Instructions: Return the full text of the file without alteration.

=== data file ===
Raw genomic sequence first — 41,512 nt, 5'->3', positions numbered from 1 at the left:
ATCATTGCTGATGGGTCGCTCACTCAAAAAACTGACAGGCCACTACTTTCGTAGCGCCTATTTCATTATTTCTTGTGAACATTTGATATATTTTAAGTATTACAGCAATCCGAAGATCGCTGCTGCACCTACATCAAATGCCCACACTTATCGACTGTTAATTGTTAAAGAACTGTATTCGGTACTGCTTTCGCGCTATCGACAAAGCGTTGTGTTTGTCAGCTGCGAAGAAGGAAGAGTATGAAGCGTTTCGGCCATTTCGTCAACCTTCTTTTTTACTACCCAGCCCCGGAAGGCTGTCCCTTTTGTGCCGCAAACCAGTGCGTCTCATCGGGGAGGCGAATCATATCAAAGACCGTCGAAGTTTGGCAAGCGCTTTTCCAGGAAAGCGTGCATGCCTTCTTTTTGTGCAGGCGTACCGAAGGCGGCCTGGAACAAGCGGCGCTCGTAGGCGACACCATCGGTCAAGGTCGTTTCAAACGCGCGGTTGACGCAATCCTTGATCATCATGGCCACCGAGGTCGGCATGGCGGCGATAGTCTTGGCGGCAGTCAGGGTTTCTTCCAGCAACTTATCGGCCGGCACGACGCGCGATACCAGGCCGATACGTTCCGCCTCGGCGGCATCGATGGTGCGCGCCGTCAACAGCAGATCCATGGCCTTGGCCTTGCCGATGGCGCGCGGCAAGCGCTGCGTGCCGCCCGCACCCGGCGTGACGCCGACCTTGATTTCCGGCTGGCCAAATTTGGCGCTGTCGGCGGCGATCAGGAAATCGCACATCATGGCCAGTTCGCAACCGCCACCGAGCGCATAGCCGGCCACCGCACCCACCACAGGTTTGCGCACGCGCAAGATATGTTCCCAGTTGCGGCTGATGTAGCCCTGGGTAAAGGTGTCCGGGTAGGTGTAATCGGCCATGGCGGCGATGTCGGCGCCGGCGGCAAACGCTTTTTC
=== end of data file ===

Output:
Raw genomic sequence first — 41,512 nt, 5'->3', positions numbered from 1 at the left:
ATCATTGCTGATGGGTCGCTCACTCAAAAAACTGACAGGCCACTACTTTCGTAGCGCCTATTTCATTATTTCTTGTGAACATTTGATATATTTTAAGTATTACAGCAATCCGAAGATCGCTGCTGCACCTACATCAAATGCCCACACTTATCGACTGTTAATTGTTAAAGAACTGTATTCGGTACTGCTTTCGCGCTATCGACAAAGCGTTGTGTTTGTCAGCTGCGAAGAAGGAAGAGTATGAAGCGTTTCGGCCATTTCGTCAACCTTCTTTTTTACTACCCAGCCCCGGAAGGCTGTCCCTTTTGTGCCGCAAACCAGTGCGTCTCATCGGGGAGGCGAATCATATCAAAGACCGTCGAAGTTTGGCAAGCGCTTTTCCAGGAAAGCGTGCATGCCTTCTTTTTGTGCAGGCGTACCGAAGGCGGCCTGGAACAAGCGGCGCTCGTAGGCGACACCATCGGTCAAGGTCGTTTCAAACGCGCGGTTGACGCAATCCTTGATCATCATGGCCACCGAGGTCGGCATGGCGGCGATAGTCTTGGCGGCAGTCAGGGTTTCTTCCAGCAACTTATCGGCCGGCACGACGCGCGATACCAGGCCGATACGTTCCGCCTCGGCGGCATCGATGGTGCGCGCCGTCAACAGCAGATCCATGGCCTTGGCCTTGCCGATGGCGCGCGGCAAGCGCTGCGTGCCGCCCGCACCCGGCGTGACGCCGACCTTGATTTCCGGCTGGCCAAATTTGGCGCTGTCGGCGGCGATCAGGAAATCGCACATCATGGCCAGTTCGCAACCGCCACCGAGCGCATAGCCGGCCACCGCACCCACCACAGGTTTGCGCACGCGCAAGATATGTTCCCAGTTGCGGCTGATGTAGCCCTGGGTAAAGGTGTCCGGGTAGGTGTAATCGGCCATGGCGGCGATGTCGGCGCCGGCGGCAAACGCTTTTTC